Its name is Jack Dorsey.
The social media company led by CEO Jack Dorsey [that would be Twitter for those of you playing along at home] said in a Tuesday blog post that it will not allow users to like, reply, share or retweet offending tweets, but it will let users quote-tweet them so they can still express their own opinions.
Dorsey has reserved to himself the right to decide how an opinion is expressed on his medium. Quote-tweet a tweet he finds personally objectionable but not simply retweet it?
In his piece for Fox News about LeBron James quizzing NBA Commissioner Adam Silver over a General Manager’s tweet, Ryan Gaydos opened with this:
Amid the firestorm ignited by Houston Rockets general manager Daryl Morey’s tweet supporting pro-democracy protesters in Hong Kong
This is backwards. Morey simply tweeted a truth. The firestorm was ignited by the cowardly, picayune, and avaricious responses of the NBA and of arrogant ignoramuses like LeBron James and Steve Kerr to the PRC’s manufactured outrage.
Gaydos should know better, or is he one of those who are misinformed or not educated about this?
Progressive-Democratic Party Presidential candidate and Senator Elizabeth Warren (D, MA) wants to break up Facebook, and in the meantime, she wants Facebook to shut down free speech the speech of those of whom she disapproves—especially political ads posted to Facebook (for a fee charged by Facebook) by Republicans and Conservatives. Zuckerberg’s response?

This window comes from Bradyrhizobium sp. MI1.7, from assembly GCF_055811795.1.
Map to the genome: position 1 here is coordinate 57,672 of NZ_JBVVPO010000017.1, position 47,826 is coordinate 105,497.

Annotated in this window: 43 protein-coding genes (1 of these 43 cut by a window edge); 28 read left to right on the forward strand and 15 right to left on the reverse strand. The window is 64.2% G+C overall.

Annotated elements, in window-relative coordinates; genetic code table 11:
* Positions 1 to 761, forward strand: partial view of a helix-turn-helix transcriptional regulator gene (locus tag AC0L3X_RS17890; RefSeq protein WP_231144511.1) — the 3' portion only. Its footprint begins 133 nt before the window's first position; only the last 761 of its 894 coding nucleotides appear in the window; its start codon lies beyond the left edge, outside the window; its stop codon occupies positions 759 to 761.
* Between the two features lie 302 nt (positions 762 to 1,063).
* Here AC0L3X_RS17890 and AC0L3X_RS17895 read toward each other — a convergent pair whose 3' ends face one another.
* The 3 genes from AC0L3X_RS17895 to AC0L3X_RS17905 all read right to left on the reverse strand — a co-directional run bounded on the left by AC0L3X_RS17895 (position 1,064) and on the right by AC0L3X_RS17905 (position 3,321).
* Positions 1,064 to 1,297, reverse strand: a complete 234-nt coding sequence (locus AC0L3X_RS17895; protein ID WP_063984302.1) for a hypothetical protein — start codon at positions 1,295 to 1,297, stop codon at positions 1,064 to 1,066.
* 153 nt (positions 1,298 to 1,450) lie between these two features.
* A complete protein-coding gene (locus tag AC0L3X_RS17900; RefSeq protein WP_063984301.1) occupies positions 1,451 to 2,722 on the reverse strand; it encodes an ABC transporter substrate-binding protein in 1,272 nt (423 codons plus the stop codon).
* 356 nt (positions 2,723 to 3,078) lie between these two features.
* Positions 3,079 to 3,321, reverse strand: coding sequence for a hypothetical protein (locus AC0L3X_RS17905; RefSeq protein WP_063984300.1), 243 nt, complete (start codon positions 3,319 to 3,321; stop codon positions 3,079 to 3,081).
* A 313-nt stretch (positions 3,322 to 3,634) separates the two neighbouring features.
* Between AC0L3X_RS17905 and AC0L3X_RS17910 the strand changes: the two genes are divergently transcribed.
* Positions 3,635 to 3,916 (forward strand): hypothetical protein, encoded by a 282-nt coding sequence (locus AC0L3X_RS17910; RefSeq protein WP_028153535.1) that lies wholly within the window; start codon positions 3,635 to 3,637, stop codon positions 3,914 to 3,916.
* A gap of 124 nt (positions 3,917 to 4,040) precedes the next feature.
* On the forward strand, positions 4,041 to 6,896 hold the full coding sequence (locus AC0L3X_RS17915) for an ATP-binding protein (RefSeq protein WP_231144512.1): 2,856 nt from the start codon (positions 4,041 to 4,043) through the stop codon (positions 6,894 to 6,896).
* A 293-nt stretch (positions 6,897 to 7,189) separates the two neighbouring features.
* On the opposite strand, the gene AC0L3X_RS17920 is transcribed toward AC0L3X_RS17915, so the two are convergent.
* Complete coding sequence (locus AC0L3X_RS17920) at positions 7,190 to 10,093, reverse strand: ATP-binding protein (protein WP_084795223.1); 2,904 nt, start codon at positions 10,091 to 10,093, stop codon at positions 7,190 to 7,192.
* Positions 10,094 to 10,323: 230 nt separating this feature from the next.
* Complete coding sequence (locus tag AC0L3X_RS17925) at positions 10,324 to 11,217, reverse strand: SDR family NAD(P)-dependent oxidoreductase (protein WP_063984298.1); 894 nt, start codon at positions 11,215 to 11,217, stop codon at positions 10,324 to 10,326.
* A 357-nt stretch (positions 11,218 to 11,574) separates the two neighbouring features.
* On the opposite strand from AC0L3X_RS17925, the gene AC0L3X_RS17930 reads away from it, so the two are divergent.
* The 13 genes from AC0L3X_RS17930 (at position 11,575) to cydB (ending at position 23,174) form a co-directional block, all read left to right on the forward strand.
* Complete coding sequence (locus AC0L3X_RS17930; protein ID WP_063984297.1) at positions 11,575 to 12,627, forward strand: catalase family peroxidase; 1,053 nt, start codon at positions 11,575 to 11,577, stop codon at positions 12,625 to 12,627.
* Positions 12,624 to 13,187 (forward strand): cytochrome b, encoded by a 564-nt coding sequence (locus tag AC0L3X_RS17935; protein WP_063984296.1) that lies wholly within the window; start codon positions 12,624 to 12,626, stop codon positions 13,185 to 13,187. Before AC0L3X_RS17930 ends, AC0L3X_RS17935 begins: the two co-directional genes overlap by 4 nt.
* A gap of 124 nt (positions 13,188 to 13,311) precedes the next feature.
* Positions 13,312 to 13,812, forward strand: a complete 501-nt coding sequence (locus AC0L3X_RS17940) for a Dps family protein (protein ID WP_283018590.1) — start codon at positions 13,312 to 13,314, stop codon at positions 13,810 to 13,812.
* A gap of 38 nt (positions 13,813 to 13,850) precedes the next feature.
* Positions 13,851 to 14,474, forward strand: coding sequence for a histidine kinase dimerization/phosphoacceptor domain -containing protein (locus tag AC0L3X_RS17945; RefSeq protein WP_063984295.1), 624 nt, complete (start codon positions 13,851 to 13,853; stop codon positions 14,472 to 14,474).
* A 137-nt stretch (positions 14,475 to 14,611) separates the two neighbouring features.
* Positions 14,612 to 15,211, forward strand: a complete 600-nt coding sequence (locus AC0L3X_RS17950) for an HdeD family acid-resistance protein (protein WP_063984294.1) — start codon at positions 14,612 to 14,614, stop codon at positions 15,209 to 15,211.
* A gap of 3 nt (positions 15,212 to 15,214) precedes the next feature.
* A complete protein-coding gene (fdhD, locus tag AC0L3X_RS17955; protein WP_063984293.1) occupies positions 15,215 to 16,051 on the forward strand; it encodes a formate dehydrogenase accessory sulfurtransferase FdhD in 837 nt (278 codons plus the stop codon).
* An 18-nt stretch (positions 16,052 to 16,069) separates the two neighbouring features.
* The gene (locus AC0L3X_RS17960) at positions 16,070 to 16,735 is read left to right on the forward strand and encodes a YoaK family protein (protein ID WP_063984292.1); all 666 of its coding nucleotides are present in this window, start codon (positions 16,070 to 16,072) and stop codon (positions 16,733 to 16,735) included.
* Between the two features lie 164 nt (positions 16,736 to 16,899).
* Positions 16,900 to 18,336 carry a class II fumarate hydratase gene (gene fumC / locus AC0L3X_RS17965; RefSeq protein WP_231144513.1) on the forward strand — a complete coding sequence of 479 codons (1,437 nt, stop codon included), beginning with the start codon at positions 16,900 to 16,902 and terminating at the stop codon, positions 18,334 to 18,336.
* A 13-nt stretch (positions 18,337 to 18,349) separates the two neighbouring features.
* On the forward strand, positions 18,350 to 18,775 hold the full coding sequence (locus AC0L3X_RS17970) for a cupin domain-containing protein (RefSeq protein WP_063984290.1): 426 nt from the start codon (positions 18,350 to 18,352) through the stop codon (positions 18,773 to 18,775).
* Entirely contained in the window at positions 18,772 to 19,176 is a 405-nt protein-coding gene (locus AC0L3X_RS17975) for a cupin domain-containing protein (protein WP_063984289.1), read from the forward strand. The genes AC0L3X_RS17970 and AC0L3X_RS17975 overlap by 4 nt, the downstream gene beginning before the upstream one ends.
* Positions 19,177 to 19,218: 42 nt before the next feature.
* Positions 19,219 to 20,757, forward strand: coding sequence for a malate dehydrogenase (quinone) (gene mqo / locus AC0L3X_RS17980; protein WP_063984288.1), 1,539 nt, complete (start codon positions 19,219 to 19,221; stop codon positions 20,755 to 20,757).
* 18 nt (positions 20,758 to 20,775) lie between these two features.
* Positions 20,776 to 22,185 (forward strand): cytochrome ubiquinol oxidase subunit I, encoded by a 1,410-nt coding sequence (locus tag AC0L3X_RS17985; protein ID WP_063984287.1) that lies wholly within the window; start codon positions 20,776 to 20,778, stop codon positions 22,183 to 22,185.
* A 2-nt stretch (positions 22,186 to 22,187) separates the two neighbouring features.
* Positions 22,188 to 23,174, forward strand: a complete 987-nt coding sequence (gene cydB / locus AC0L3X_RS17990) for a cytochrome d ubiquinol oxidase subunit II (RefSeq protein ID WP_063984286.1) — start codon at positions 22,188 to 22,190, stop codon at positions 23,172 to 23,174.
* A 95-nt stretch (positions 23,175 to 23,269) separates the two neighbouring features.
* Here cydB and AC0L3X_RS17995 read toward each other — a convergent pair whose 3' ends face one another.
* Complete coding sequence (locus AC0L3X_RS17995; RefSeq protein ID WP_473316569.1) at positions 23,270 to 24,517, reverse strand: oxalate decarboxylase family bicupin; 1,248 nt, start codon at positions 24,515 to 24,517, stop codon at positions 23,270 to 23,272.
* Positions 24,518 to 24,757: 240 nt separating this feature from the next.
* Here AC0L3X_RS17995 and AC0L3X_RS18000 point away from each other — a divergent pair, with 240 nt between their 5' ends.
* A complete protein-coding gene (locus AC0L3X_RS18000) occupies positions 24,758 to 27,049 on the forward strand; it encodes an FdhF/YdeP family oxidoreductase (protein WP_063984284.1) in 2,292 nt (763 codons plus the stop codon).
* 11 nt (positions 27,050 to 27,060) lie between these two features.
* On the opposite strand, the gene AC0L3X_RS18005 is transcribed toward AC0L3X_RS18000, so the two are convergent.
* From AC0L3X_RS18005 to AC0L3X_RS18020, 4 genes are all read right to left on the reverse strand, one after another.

Facebook’s vice president of global affairs and communications Nick Clegg wrote that the company does not believe its role is to “prevent a politician’s speech from reaching its audience and being subject to public debate and scrutiny.”
[Heads up: long post]
By American enterprises, no less. And, no, this time I’m not talking about American social media like Facebook or Twitter. Keep in mind the NBA’s ongoing assault on free speech in the form of openly rejecting one team General Manager’s tweet supporting freedom in Hong Kong. The NBA’s response—from individual players on up, through team coaching staff and front office personnel, to the NBA’s head office and its commissioner, Adam Silver—was to reject the GM’s tweet in sum and substance and to apologize to the People’s Republic of China’s government and sports authorities so meekly as to be, metaphorically, in deep bows while doing so. And that GM abjectly deleted his own tweet—he didn’t even have the courage of his conviction.
Here’s another example of Progressive-Democrats and Party’s Presidential candidates objecting to free speech.
Senator [and Progressive-Democratic Party Presidential candidate] Kamala Harris said on Monday night that President Trump should have his Twitter account suspended over his tweets about the whistleblower whose complaint has helped launch an official House inquiry into his potential impeachment.
Trump’s terrible crime here? He expressed his desire to meet his accuser, a right all Americans have when accused of wrong-doing.
She went on, paraphrased by Fox News: